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Pyrosequencing Inventor Building Mini Sequencer That Will Cost Fraction of 454's GS20

NEW YORK (GenomeWeb News) — As 454’s Genome Sequencer 20 enters more academic institutions and companies, pyrosequencing, the chemistry at its core, is becoming more widespread.
Now Mostafa Ronaghi, one of the inventors of this sequencing chemistry, wants to take pyrosequencing to the masses. His group at the Stanford Genome Technology Center at Stanford’s Medical School is working on a miniaturized DNA sequencer that will use pyrosequencing but will cost a fraction of 454’s instrument, which lists for $500,000.
“We envision that we could basically enable any laboratory to do genome sequencing,” he told GenomeWeb News last month. The material cost for the instrument, which will use CMOS sensors instead of a CCD camera, would be a few thousand dollars. “It will basically [cost as little as] a PCR machine, which is used in any laboratory,” he said.
In 2004, Ronaghi won a three-year, $1.8 million grant from the National Human Genome Research Institute to develop a pyrosequencing array for genome sequencing. In October 2006, he presented his work at the International Conference on Genomics in Hangzhou, China.
But his roots in genome sequencing technology run much deeper. As a PhD student in Sweden at the Royal Institute of Technology in Stockholm, Ronaghi developed pyrosequencing and holds eight issued or pending patents on the technology. He also co-founded Pyrosequencing, a Swedish biotech that commercialized the technology. After acquiring three companies, Personal Chemistry, Argonaut Technologies, and Biotage, in late 2003, the company changed its name to Biotage.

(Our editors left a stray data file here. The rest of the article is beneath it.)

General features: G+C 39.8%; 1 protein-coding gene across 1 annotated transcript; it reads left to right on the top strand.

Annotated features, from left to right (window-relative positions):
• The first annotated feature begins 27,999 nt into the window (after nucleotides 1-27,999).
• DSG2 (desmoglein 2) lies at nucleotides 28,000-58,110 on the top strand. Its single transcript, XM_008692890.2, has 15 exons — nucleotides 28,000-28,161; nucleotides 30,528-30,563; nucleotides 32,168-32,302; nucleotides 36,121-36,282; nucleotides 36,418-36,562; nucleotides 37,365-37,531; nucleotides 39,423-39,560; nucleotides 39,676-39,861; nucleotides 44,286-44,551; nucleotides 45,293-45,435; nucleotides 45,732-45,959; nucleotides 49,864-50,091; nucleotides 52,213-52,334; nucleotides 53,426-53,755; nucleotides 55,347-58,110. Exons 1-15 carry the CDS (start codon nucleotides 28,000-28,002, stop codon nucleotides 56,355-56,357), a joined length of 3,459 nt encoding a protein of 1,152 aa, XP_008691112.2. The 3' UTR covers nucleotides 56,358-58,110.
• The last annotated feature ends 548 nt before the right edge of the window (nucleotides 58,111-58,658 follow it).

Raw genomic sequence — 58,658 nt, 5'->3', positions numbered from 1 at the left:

"We envision that we could basically enable any laboratory to do genome sequencing.”

In 2003, 454 Life Sciences obtained an exclusive five-year license from Pyrosequencing to use sequencing-by-synthesis and pyrophosphate-based sequencing in whole genome analysis, and to make and sell instruments and kits that use the technology.
Pyrosequencing retained rights to use the technology for other applications.
Ronaghi also had ties to Illumina, which is about to acquire 454 rival Solexa. Prior to joining the Stanford Genome Technology Center as a senior research scientist in 1999 , Ronaghi collaborated with Illumina to obtain a $100,000 Phase I SBIR grant from the NHGRI in 2000 to combine pyrosequencing with Illumina’s technology, which creates random arrays of beads on fiber-optic substrates. However, Illumina decided to abandon the project after the first phase of the grant because it wanted to focus on the genotyping market, according to Ronaghi. Around the same time — in 2000 — 454 Life Sciences was founded to commercialize pyrosequencing for whole-genome sequencing.
Since then, Ronaghi’s group at Stanford has been working to lower the cost of pyrosequencing by replacing the CCD camera that 454 uses in its system — and which he said costs approximately $100,000 — with inexpensive complementary metal oxide semiconductor, or CMOS, sensors, which he said cost as little as $10 apiece.
Recent applications of CMOS, he said, have boosted their development, and “now comparable or better sensitivity can be achieved with inexpensive CMOS,” compared to CCD cameras.